The small car wears large wheels, with 18 inch rims sitting at the four corners.
Pushed to the extreme edge of the platform, overhangs are almost eliminated, similar in application to the modern Mini Cooper.
This wheel positioning further increases the space available for the interior. The lack of a radiator grille is meant to evoke the Volkswagen Beetle, but in truth the vehicle bears more resemblance to the Polo.
The interior itself has some unusual features. In order to create form-fitting seating Volkswagen has upholstered with air mattresses which can be inflated or deflated to match the contours of individual passengers.
Driver information is relayed via an 8 inch screen placed directly in their line of sight, and displays such novel readings as momentary CO2 emissions, although the practicality of such information beyond instilling an immediate feeling of guilt is hard to understand.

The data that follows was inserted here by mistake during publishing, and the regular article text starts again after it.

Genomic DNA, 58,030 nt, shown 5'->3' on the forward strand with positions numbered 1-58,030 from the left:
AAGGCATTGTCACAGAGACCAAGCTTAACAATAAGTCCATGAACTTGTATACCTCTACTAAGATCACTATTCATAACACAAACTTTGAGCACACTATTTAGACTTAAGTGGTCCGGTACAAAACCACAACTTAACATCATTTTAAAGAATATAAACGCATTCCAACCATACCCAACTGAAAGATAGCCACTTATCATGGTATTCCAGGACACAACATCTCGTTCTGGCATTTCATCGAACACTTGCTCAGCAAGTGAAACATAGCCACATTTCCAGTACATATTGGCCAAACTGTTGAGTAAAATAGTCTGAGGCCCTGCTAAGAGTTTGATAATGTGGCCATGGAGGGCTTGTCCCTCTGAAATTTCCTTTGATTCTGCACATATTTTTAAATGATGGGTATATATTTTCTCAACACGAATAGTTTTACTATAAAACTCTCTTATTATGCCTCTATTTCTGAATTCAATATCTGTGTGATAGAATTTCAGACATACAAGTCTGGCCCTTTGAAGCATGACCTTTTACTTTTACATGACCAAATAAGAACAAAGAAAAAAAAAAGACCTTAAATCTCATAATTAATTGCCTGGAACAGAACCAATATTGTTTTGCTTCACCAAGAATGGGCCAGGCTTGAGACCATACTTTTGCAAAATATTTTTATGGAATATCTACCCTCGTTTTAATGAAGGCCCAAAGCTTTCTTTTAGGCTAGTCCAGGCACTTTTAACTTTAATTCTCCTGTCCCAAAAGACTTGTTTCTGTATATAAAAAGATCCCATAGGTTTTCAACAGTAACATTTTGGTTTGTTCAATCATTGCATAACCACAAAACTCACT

A console mounted touch screen finds a home in between the driver and passenger, and it is used to control interior temperature and entertainment options. Volkswagen also claims that the unit will respond to hand gestures – again, a feature of questionable utility, especially for those who may have small children.
However, it is important to remember that concept cars are not about practicality and are often intended to show possible future designs to the world at large. As such, the UP! is certainly an interesting idea.
Very few city cars have been successfully marketed in North America, with the possible exception of the Smart car, but the fact that Volkswagen is targeting a price point of below $9000 speaks well for its chances, as this undercuts the current Smart offering.
If the public is not put off by the futuristic European styling, and if Volkswagen can make a compelling quality argument versus the Korean brands which tend to dominate the low end of the compact segment, then it is possible that the UP! could see success in major American urban areas.